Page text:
Adobe Stock | Photo by Nebari
Use one of the Hudson Valley’s spring staples, ramps, in this hearty green salad of asparagus, fiddlehead ferns, snap peas, and more.
I’ve been romping around my woodland garden, picking fiddleheads. Finally, after all those months of frozen gloom and root vegetables, we can have the fresh flavors of spring — steamed, blanched, and sautéed in butter, or dressed up any way that strikes our fancy. Here’s a recipe that incorporates all four fleeting spring treats in one delicious salad. (Yes, I know you can get asparagus year round, but I’m talking about the tender young spears that just emerged somewhere local.)
Salad of Asparagus, Snap Peas, Ramps, and Fiddleheads
2 cups sugar snap peas
1 lb young asparagus
2 cups fiddlehead ferns
6 Tbs olive oil
2 Tbs lemon juice
1 tsp lemon zest
1 Tbs minced parsley
1 Tbs minced shallot
Salt and pepper to taste
Trim the peas and cut them diagonally in one-inch pieces. Wash and cut the tips off the asparagus, then cut the stalks into one-inch pieces. Carefully wash the fiddleheads, removing all the brown papery bits. Wash the ramps and trim the bulbs.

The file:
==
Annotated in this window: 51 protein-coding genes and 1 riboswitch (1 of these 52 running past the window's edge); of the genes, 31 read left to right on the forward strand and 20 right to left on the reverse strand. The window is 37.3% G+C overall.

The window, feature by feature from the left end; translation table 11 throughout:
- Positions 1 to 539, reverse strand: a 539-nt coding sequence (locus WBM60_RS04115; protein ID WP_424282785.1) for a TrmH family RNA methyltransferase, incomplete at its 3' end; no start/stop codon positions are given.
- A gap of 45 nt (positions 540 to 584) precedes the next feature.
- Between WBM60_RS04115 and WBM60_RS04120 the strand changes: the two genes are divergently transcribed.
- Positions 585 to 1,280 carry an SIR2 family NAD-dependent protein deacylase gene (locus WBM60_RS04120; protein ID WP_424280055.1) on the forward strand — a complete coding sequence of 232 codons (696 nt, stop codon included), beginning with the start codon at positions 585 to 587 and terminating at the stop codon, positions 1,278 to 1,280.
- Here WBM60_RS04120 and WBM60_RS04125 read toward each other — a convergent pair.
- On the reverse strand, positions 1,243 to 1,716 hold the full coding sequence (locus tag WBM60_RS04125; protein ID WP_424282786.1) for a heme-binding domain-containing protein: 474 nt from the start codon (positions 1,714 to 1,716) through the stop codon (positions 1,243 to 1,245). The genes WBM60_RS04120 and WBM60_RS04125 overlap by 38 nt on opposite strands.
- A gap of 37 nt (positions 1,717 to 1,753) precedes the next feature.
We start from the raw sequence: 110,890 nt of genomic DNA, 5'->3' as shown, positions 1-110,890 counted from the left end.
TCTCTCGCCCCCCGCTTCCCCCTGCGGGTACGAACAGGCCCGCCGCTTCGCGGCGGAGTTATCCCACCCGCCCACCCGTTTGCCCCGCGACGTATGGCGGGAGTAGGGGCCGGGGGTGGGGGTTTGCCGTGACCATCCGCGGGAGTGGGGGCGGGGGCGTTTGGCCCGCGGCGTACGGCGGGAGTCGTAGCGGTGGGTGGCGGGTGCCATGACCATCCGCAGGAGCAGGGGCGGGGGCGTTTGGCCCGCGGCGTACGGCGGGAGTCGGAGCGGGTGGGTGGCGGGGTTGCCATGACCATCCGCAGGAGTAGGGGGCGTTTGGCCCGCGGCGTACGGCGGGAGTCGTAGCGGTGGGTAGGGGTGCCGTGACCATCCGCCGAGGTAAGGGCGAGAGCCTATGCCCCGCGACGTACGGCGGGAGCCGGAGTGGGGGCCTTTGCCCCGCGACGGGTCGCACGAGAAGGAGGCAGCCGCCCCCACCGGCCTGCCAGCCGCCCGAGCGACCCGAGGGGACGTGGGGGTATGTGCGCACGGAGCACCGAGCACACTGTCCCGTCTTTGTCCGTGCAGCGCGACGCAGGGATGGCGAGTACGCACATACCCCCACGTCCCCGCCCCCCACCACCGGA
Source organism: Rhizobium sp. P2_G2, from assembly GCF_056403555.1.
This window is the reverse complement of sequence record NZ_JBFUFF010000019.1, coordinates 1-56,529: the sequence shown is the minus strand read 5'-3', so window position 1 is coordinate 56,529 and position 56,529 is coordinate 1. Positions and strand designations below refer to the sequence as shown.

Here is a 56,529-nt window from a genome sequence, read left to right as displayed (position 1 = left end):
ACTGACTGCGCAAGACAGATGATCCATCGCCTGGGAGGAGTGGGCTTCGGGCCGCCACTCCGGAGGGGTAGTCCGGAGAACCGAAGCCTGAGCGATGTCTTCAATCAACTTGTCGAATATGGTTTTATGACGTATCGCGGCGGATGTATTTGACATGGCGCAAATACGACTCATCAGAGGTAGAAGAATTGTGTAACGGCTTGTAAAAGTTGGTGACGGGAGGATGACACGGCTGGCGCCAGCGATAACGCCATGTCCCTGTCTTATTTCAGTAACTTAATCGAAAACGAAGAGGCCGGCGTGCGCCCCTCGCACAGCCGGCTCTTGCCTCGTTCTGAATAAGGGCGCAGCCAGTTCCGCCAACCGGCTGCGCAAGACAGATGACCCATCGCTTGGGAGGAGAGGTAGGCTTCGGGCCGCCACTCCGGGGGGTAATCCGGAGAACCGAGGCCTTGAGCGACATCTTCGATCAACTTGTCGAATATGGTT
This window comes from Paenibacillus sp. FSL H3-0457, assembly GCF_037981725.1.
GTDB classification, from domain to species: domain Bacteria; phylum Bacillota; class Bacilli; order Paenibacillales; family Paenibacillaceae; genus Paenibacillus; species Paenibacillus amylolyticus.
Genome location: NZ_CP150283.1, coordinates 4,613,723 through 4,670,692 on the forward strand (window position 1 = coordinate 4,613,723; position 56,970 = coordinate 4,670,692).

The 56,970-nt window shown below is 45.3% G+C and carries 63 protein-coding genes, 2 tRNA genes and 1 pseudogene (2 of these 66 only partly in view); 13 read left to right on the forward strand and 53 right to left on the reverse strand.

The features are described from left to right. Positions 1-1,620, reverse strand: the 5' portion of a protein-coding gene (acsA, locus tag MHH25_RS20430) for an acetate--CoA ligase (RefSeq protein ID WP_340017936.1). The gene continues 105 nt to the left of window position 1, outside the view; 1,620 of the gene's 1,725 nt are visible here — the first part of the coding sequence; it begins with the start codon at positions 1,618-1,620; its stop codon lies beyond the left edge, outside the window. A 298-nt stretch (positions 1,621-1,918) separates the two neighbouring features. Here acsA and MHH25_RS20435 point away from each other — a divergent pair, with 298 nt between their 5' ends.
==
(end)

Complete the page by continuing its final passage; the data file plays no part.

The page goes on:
Blanch the peas in boiling water for about a minute, then remove them with a slotted spoon and plunge them into an ice bath. Do the same with the asparagus spears. Blanch the asparagus stalks and fiddleheads for 3 or 4 minutes and transfer to the ice water. After the vegetables are cool, drain them and lay them on a paper towel to dry.
Heat a tablespoon of vegetable oil in a heavy pan over fairly high heat, and cook the ramps for a couple of minutes, stirring from time to time, until they’re lightly frizzled. Set aside.
Add a little more oil to the same pan, and sauté the fiddleheads for a few minutes, until they’re just starting to brown.
Whisk together the ingredients for the vinaigrette.
Gently toss the asparagus, fiddleheads and peas in the vinaigrette. Divide between four plates, and top each with the sauteed ramps. Add a poached egg, or slices of hard-boiled egg, atop the vegetables for a more substantial salad. It’s delicious either way.